Diocesan News

Look Good, Feel Good: Former Seminarian Uses Photography Skills to Help Unemployed New Yorkers During Pandemic

Photographer Rom Matibag steps out from behind the camera at the 10,000 Headshots photo initiative, held in Midtown Manhattan on July 22. (Photo: Erin DeGregorio)

Former Seminarian Uses Photography Skills to Help Unemployed New Yorkers

By Erin DeGregorio

MANHATTAN On July 22, Richmond Hill resident Rom Matibag used his talents to help out-of-work New Yorkers during the nationwide 10,000 Headshots photo initiative by Headshot Booker and Brookfield Properties. 

In just one day, Matibag joined more than 200 other photographers across the country to provide 10,000 unemployed Americans with free, professional headshots to include with their resumes, portfolios, and LinkedIn profiles.

“When I first moved to Queens [in 2017], I actually experienced unemployment for six months,” Matibag said. “I always went to my parish [Holy Child Jesus], attending the 7:30 a.m. Mass and sitting in front of the Blessed Virgin Mary and St. Joseph statues until noon. I prayed and prayed for guidance and help.

“As corny as it might seem and sound, I wanted to help the working-class community who has been hit hard by the COVID-19 pandemic through this event.”

Matibag who is originally from the Philippines and lived in Australia for seven years before moving to the United States in 2016 was a former Catholic seminarian. However, he discovered his life’s calling was to become a photographer, not a priest, after he began to shoot everyday life at his Australian seminary. Some of his pictures depicted brothers of the order praying, serving the poor, and even washing cars. 

“People realized that we are also human. The images that I gave were very powerful because they actually encapsulated what we sometimes take for granted,” Matibag said. “I realized I was able to memorialize particular moments, and people were actually touched by that. From then on, I recognized in myself that photography was a powerful medium and a God-given gift that I should really use for not only for the Catholic religion but also for mankind.”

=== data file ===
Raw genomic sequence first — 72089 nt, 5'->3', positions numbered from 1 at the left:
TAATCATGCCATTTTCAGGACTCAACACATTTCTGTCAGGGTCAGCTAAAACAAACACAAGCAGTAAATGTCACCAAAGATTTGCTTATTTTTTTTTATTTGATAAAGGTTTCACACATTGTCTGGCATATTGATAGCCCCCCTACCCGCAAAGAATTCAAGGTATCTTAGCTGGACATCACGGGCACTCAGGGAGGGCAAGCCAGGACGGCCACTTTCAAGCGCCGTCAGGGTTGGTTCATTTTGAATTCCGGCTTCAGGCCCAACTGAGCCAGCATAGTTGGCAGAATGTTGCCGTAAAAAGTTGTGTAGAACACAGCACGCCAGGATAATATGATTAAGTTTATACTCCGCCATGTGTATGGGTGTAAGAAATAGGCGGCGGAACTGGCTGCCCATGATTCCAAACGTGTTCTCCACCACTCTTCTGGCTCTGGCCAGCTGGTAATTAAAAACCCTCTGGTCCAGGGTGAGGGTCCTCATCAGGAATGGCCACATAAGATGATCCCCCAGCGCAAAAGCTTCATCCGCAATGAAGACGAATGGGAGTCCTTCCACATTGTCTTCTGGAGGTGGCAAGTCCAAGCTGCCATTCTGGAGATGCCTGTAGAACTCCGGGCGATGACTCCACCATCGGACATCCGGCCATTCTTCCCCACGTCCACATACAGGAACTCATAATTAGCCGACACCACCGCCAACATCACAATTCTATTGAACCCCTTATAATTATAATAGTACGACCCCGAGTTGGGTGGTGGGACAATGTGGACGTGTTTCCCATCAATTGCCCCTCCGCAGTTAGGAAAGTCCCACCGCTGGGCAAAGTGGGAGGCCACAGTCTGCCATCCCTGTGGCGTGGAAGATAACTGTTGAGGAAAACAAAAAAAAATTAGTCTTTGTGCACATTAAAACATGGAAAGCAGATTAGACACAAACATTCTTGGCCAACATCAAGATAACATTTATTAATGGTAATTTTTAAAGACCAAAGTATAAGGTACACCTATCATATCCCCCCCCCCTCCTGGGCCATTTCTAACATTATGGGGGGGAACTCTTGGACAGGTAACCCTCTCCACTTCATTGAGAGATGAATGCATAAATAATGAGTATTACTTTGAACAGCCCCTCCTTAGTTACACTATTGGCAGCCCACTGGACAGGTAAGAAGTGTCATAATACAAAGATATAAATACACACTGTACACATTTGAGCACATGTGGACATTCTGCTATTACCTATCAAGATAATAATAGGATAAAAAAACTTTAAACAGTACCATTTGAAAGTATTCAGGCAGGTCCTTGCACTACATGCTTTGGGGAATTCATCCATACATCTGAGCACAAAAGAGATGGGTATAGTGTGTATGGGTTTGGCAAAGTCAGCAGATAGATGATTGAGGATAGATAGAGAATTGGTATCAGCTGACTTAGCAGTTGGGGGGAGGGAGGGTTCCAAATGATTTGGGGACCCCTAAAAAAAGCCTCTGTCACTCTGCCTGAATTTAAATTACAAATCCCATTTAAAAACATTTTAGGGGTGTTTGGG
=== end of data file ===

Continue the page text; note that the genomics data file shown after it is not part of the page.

Matibag, who is a private nurse by day, has been using his spare time to capture critical and very-human moments during the pandemic, like residents lining up to clap for frontline healthcare workers and protestors taking part in the Black Lives Matter movement. He has also been helping people find their true image and likeness to God through headshots. At the 10,000 Headshots event, Matibag’s mission was to boost his clients’ self-esteem. 

“Most of the people who are coming today have gone through hell and my task was not just to be a photographer,” he said towards the beginning of his 9-hour day at the event. “I’m here to lift their spirits, give them hope, and make sure they leave happy because one free headshot can make all the difference.”

Long Island resident Andrew Campbell, who previously worked for a small expedition cruise company, was excited to be one of the event’s attendees. 

“I’ve been working on my LinkedIn page and resume, and a professional recommended getting a new headshot. Headshots are expensive,” Campbell said. “This event was a sign for me to sign-up and it really was a win-win situation.”

Upper East Sider and former fashion executive Nicole Knable booked an appointment because her position was eliminated in early May. She noted that this is the first time in her life she is job hunting and that she was anxious upon arriving at the venue. But Matibag’s flexibility for allowing Knable to take photos with and without glasses along with his reassuring statements throughout her session such as “ ‘Yes, just like that.’ This definitely says, ‘You can depend on me’ ” made her feel more comfortable. 

“A part of me was nervous to come but I’m so glad that I did,” Knable said. “Rom was so lovely, kind, and approachable. I couldn’t help but smile afterward.”

Evan White, a former head sommelier in a Michelin-starred restaurant, explained he had lost his job in mid-March when restaurants faced sweeping closures.

“Everyone I knew in the industry had lost their jobs and it was hard since the future was uncertain,” he said.

“I found out about this opportunity through my wife, who saw it advertised on social media. To be honest, I didn’t know what to expect,” White added. “This gave me the boost I needed and saved me hundreds of dollars, especially because I needed an updated image.”